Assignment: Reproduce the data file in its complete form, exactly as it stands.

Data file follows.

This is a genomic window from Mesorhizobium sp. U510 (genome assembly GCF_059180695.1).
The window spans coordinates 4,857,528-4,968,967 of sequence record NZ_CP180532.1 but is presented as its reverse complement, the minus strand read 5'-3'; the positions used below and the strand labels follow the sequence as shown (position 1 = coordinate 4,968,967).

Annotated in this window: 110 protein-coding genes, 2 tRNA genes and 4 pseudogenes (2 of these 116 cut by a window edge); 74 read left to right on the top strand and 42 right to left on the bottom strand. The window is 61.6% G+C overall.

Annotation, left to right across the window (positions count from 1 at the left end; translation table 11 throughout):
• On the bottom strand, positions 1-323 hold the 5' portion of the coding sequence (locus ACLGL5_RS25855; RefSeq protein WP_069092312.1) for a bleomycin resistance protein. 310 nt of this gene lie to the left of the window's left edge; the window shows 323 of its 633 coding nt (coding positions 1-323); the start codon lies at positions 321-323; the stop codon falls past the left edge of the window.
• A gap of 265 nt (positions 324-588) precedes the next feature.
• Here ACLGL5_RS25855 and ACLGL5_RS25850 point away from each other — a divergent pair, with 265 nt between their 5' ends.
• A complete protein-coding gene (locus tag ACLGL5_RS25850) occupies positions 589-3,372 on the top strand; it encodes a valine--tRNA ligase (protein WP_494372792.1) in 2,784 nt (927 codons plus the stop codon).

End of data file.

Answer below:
This is a genomic window from Mesorhizobium sp. U510 (genome assembly GCF_059180695.1).
The window spans coordinates 4,857,528-4,968,967 of sequence record NZ_CP180532.1 but is presented as its reverse complement, the minus strand read 5'-3'; the positions used below and the strand labels follow the sequence as shown (position 1 = coordinate 4,968,967).

Annotated in this window: 110 protein-coding genes, 2 tRNA genes and 4 pseudogenes (2 of these 116 cut by a window edge); 74 read left to right on the top strand and 42 right to left on the bottom strand. The window is 61.6% G+C overall.

Annotation, left to right across the window (positions count from 1 at the left end; translation table 11 throughout):
• On the bottom strand, positions 1-323 hold the 5' portion of the coding sequence (locus ACLGL5_RS25855; RefSeq protein WP_069092312.1) for a bleomycin resistance protein. 310 nt of this gene lie to the left of the window's left edge; the window shows 323 of its 633 coding nt (coding positions 1-323); the start codon lies at positions 321-323; the stop codon falls past the left edge of the window.
• A gap of 265 nt (positions 324-588) precedes the next feature.
• Here ACLGL5_RS25855 and ACLGL5_RS25850 point away from each other — a divergent pair, with 265 nt between their 5' ends.
• A complete protein-coding gene (locus tag ACLGL5_RS25850) occupies positions 589-3,372 on the top strand; it encodes a valine--tRNA ligase (protein WP_494372792.1) in 2,784 nt (927 codons plus the stop codon).